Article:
The UK route to investing in these success stories is via the companies that distribute their products in Britain. The market has reportedly become very lively in the past six months, and we expect pleasant profit surprises from companies in the sector.
One company where the group's own stockbroker has recently upgraded its forecasts for profits this year and next is Persona, at 200p. I wrote about the company a year ago, at 193p, in a piece focusing on companies with training operations. Persona has a fast-growing subsidiary, called Faculty, which helps staff of blue-chip companies learn about new technology. The group is rapidly adding space and lecturers to cope with demand.
But its main business is distribution of networking products, mostly for US companies. Its single largest client is 3Com, with more than 50 per cent of sales coming from this and two other fast-growing US companies, Bay Networks and Cisco Systems. But it is adding new names all the time. Cisco, the global market leader in internetworking, only became a supplier in the first half of 1994 and has already become one of the top three.
Wayne Channon, 36, the chairman of Persona, describes trading as very strong and is already excited about the next wave of technological advance heralding such amazing developments as the wireless office, with radio communications replacing miles of internal cabling.
Distributors might sound like an expendable part of the system, but the US giants, fully occupied with R&D and low-cost manufacturing, need such dedicated intermediaries as Persona to bring their products quickly to market on a worldwide basis while they still have an edge. Customers are the thousands of resellers in Britain, who supply the corporate end- users.
Ingrid von Henschel, an analyst at the stockbroker Beeson Gregory, recently published a note upgrading her calendar 1995 forecast from pounds 2.6m to pounds 2.8m and for next year from pounds 3m to pounds 3.4m. On these numbers, the price-earnings ratio falls to 12.9 and 10.6, which looks decidedly undemanding.
Another company I like in this sector is Northamber, at 164p, which has been quoted since June last year and until recently, was having a torrid time. Northamber distributes a much wider range of products than Persona, and suffered in the early 1990s, when flat volumes left distributors scrambling to unload excess stocks of personal computers against a background of plunging prices. Difficult conditions led to losses in 1991, 1992 and 1993 and only a modest profit in the year to 30 April 1994.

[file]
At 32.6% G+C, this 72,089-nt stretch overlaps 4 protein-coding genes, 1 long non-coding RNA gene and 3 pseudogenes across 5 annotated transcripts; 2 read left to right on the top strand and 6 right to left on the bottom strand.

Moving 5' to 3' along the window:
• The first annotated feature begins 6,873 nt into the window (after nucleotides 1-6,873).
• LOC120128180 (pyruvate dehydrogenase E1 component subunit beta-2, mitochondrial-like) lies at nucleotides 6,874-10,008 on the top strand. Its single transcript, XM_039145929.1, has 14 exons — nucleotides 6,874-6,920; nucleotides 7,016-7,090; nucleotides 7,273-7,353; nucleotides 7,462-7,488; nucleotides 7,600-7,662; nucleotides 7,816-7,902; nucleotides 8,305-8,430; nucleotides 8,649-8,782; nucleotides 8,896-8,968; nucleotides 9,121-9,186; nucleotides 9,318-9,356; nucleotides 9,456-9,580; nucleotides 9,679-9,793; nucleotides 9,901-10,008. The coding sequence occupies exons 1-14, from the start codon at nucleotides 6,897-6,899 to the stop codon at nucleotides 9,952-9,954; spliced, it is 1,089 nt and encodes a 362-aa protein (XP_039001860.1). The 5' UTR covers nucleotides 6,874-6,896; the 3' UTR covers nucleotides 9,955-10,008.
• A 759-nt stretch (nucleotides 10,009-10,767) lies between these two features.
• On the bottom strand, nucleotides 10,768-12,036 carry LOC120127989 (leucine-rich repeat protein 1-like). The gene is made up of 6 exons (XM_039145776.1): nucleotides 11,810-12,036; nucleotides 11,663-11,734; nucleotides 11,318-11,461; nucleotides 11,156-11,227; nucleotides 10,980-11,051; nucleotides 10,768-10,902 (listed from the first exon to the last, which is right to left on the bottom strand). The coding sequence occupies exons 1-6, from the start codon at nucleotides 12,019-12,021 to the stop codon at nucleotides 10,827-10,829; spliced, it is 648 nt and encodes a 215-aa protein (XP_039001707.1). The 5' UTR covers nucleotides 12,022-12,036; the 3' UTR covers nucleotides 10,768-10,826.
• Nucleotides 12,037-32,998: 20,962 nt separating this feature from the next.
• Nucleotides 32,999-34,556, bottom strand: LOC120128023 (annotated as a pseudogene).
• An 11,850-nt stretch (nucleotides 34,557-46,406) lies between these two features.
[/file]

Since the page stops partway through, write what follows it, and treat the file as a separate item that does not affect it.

But since then, prospects have been picking up sharply, with increased interim profits followed by a "warning" in April, just before the year- end, that 1994/95 profits were going to be significantly ahead of expectations in the market. Three factors are driving the improved trading: the group has taken an axe to costs, there has been a huge increase in volumes (overcoming the impact of still-falling prices), and the group has been spreading its range into peripheral products where price and margin pressure is less intense.
The numbers are chunky, so only a small improvement in profitability can have a dramatic impact on bottom-line profits. For example, the pounds 526,000 profit for the six months to 31 October last, against a pounds 54,000 loss a year earlier, was generated on sales of pounds 74m, implying margins so thin as to be almost invisible. But I understand gross margins have stabilised after years of decline, while volumes continue to surge ahead. This combination of higher gross profits and stable overheads creates the potential for pre-tax profits to move up dramatically.
The group is reporting on Tuesday and analysts are increasingly confident the profits figure will be pounds 3m or better, with perhaps pounds 4.5m achievable for 1995/96. On those numbers, Northamber becomes a cheap share on a p/e of 13.5 or less, falling to perhaps 9 for the current year.Reuse content